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Jackson headlines cancer benefit

Monday, January 14, 2013 – Alan Jackson will headline the 5th Annual "Stars Go Blue" benefit on March 20 at the Ryman Auditorium in Nashville.

Jackson's show will be hosted by the oldest and largest national colon cancer patient advocacy organization, the Colon Cancer Alliance (CCA). All proceeds from the concert will benefit the CCA's Blue Note Fund, helping colon cancer patients in need, a program founded by Nashville's own Grammy-nominated artist/producer Charlie Kelley. The CCA holds the "Stars Go Blue" concert annually in support of National Colorectal Cancer Awareness Month. During March, organizations across the nation will place an emphasis on educating the public about colon cancer prevention and detection.

In 2010, Jackson's wife, Denise, was diagnosed with colorectal cancer. "It knocked us both down. It was so hard to watch her go through that," he said. "We were dating at 16 and 17, and I pretty much took care of her from that point on. But when it came to this, I felt like there wasn't a thing I could do."

"That rocked my world, as I'm sure it does every person who gets a cancer diagnosis," she said. "That really brought to my attention the CCA and what the organization does, and more specifically what the Blue Note Fund does for the Nashville area and the rest of the country as well."

Tickets go on sale Fri., Jan. 18 at 11 a.m. eastern at all Ticketmaster locations, Ryman Box Office, www.ryman.com and by calling 800-745-3000. Tickets are $75, $45 and $35.

Jacksonn recently released a limited number of copies of his book "Seasons of Sweetbriar - A Photographic Collection of Home by Alan Jackson." The book can be purchased through www.alanjackson.com for $25 or $50 for a book autographed by Jackson. All proceeds will be donated to the CCA's Blue NoteFund.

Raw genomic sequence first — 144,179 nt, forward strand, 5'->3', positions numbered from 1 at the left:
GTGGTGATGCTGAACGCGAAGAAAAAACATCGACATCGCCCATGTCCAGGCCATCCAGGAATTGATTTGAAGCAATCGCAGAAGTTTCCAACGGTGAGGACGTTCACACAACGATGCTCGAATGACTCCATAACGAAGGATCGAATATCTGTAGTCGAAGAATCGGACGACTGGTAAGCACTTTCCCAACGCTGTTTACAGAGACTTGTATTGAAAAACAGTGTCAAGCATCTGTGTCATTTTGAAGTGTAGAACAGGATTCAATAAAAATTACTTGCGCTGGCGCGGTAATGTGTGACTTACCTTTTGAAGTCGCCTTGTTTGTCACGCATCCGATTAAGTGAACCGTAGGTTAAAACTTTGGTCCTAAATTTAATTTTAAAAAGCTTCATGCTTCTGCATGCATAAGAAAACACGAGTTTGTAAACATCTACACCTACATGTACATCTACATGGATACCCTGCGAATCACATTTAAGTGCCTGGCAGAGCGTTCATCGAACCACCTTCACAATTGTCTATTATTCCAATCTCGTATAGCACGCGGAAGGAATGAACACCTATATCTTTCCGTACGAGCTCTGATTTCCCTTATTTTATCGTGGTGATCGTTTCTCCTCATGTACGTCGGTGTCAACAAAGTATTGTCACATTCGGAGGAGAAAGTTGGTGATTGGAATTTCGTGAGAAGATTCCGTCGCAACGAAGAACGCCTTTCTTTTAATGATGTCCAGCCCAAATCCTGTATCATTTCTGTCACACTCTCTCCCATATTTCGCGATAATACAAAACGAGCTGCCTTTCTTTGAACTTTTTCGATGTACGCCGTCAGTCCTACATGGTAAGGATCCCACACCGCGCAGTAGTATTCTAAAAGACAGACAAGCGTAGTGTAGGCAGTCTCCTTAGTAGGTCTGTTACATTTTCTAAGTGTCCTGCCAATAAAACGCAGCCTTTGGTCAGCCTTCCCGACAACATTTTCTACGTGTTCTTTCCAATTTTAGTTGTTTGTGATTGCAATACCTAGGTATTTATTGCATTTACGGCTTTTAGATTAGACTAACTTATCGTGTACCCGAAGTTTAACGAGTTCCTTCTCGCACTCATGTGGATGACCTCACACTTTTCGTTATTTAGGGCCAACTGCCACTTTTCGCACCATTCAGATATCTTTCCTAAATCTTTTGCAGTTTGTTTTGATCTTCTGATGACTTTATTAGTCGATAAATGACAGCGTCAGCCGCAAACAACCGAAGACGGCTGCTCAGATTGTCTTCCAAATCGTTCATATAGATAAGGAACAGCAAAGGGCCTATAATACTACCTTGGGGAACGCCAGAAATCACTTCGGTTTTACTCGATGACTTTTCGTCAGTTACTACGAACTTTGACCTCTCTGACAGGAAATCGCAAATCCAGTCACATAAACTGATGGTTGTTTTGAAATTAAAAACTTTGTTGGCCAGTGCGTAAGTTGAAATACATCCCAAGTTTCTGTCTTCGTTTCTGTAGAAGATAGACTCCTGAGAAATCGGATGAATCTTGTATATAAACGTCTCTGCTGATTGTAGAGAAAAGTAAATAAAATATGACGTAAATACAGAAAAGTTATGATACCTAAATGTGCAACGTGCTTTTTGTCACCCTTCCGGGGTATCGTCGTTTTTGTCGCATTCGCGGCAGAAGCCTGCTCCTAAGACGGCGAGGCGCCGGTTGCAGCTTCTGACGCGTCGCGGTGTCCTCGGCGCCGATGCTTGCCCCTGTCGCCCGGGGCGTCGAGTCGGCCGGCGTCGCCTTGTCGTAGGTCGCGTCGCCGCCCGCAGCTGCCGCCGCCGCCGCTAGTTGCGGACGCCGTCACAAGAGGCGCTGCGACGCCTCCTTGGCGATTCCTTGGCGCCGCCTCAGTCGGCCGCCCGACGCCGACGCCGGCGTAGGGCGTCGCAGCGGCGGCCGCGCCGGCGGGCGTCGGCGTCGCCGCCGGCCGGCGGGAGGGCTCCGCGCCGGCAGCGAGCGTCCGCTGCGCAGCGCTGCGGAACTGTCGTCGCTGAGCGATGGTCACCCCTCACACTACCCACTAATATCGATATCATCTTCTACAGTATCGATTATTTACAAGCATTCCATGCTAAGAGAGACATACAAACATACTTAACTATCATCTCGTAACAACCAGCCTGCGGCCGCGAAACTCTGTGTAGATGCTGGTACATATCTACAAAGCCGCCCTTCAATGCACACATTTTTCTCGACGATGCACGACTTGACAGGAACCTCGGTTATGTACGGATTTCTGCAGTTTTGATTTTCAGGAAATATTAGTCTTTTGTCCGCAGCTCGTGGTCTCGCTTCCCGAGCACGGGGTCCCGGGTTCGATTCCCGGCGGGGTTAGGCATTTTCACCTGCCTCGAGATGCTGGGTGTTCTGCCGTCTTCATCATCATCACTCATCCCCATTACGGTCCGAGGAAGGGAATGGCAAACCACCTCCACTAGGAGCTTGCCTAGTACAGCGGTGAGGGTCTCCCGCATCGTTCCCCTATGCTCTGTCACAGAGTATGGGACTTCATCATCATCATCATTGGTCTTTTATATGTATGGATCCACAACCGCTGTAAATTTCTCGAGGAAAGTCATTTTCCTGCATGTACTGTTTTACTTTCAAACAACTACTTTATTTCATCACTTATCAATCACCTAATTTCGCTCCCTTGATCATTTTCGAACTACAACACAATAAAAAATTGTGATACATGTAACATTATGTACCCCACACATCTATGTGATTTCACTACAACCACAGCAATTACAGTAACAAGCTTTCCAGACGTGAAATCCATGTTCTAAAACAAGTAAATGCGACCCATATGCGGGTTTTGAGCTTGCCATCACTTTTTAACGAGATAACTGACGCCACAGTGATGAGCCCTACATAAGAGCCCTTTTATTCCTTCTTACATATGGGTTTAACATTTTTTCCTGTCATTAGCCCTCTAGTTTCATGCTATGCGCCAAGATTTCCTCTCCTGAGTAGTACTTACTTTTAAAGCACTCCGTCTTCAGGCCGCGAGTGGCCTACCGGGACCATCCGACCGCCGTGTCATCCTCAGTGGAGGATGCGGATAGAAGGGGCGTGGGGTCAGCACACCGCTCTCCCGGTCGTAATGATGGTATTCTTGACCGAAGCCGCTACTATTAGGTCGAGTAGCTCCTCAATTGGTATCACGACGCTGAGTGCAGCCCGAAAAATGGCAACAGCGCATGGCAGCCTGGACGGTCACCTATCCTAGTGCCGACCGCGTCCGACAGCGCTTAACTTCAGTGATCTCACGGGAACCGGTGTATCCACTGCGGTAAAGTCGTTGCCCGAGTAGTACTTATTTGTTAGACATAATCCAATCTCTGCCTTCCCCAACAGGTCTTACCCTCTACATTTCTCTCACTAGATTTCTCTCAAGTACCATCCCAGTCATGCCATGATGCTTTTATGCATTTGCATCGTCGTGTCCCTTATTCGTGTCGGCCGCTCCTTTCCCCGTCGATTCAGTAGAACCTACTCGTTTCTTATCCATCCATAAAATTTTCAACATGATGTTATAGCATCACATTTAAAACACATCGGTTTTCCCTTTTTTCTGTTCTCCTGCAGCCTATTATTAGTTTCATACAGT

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Editorial: Walking the talk – When names like Hank Williams, Johnny Cash, Waylon and the Hag are invoked, you're talking hard core country. These are the touchstones of country , the guys who made country music what it was and still is (or maybe can be). When these folks would sing about being down-and-out and the rough-and-tumble, they knew of what they were singing about. Fast forward a few years to the country singers of today. »»»
Concert Review: Watkins steps out on his own – At the ripe old age of 39, Sean Watkins is doing things a bit differently when it comes to his music. By far the biggest sign is that he is in the midst of his first ever solo headlining tour. That may seem a bit odd almost after having released four solo albums since 2001. But when you have your main gig being in the trio Nickel Creek, pus other... »»»
Concert Review: No surprise, Jackson and friends still Keepin' It Country – Alan Jackson calling his current tour Keepin' It County reads like one of those 'no duh' statements because the Georgia born singer/songwriter has always kept his music traditional - even in the face of the continuing rock and pop-ization of contemporary country music. But keep it country he did once again for a sold out audience on the... »»»
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